Characterising is more than classifying (because it speaks to how you view the classification), but less than diagnosing. It is a bit like formulating, but without the assumption that the explicable processes take place at the level of meaning. It's a clunky term, and not one that can be expected to "catch on", but when I talk about the value of diagnosis, it is this I am trying to describe.

Tuesday, 14 October 2014

How to Critique the DSM

I've just finished reading Rachel Cooper's excellent, and remarkably unsung new book "Diagnosing The Diagnostic And Statistical Manual of Mental Disorders". It came out in May and it's hard to believe I hadn't run across it until now. In a debate that becomes polarised and heated with alarming speed, Rachel Cooper is a calm and insightful voice. Her book (replete with a brilliantly irreverent cover, which makes you wonder at first if it's part of the "official" series of companion texts published by APA) is only 60 pages, but it packs more substance into that space than many of the books on psychiatry I have read recently.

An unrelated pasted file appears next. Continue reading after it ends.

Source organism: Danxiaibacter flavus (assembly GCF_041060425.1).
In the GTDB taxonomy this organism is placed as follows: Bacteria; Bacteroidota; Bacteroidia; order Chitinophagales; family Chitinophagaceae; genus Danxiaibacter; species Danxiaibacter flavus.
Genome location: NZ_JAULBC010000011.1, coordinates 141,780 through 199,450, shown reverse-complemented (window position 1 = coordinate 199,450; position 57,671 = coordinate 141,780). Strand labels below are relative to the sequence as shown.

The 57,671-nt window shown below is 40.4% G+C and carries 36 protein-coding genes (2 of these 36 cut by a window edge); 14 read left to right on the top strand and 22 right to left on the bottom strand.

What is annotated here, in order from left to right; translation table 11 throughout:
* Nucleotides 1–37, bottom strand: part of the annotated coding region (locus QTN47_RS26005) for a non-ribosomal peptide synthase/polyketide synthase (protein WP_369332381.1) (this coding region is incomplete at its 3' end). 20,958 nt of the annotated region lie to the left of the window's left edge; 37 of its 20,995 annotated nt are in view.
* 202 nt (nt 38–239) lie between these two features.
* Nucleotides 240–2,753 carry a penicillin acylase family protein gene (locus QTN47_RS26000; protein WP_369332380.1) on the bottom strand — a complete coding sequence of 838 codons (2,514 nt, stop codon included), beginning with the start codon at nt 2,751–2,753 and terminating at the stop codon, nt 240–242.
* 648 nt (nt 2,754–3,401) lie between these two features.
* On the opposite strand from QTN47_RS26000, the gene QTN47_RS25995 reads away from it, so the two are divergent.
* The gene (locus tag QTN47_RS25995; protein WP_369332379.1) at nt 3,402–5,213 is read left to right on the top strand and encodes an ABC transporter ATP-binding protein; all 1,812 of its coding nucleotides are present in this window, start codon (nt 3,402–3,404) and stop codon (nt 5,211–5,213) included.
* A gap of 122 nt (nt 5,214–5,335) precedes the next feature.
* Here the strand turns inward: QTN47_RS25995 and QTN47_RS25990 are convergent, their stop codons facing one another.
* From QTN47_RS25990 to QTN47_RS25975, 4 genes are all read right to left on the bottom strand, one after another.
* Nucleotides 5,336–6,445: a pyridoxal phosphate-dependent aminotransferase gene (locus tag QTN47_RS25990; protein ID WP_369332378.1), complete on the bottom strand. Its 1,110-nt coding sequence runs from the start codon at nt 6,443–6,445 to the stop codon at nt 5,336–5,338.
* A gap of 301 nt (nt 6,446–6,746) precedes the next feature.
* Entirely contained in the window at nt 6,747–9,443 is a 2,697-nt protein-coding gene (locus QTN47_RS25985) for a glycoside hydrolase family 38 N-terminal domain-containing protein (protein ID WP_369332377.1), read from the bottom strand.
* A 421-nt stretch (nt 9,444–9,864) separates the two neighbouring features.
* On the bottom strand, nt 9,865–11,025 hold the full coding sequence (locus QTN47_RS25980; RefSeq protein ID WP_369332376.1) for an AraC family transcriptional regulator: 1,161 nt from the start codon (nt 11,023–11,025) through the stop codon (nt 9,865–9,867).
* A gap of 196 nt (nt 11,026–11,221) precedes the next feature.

Given the book's relatively low profile (at least, apparently, in clinical circles), here is a summary of the its arguments:

- Cooper is unsure about what to call those protagonists in her story who receive diagnoses. She finds "survivor" "too angry" (something I like about a certain strain of philosopher is that they openly admit the role of personal temperament in their thought) and makes the point that "client" can be disingenuous. The nature of mental health care is such that, in many instances, it simply isn't the case that an individual is paying, in the manner of client, for a service that they straightforwardly want to receive. She opts for "patient".

-Cooper is skeptical about the APA's own attempts to manage the financial relationship between the DSM and the pharmaceutical industry. Limiting the present pharmaceutical interests of clinicians involved in the DSM is simply inadequate when the relationship between doctors and drugs companies is ongoing over the course of a career. Such relationships are more like what anthropologists call a gift relationship where "gifts are given and received over time, and thereby create real but non-explicit obligations for reciprocation in the future" (p. 15). Cooper suggests that only complete independence from the pharmaceutical industry can save the DSM from this sort of malign influence, but that this sort of step would require "nothing less than a revolution" in the way research is funded.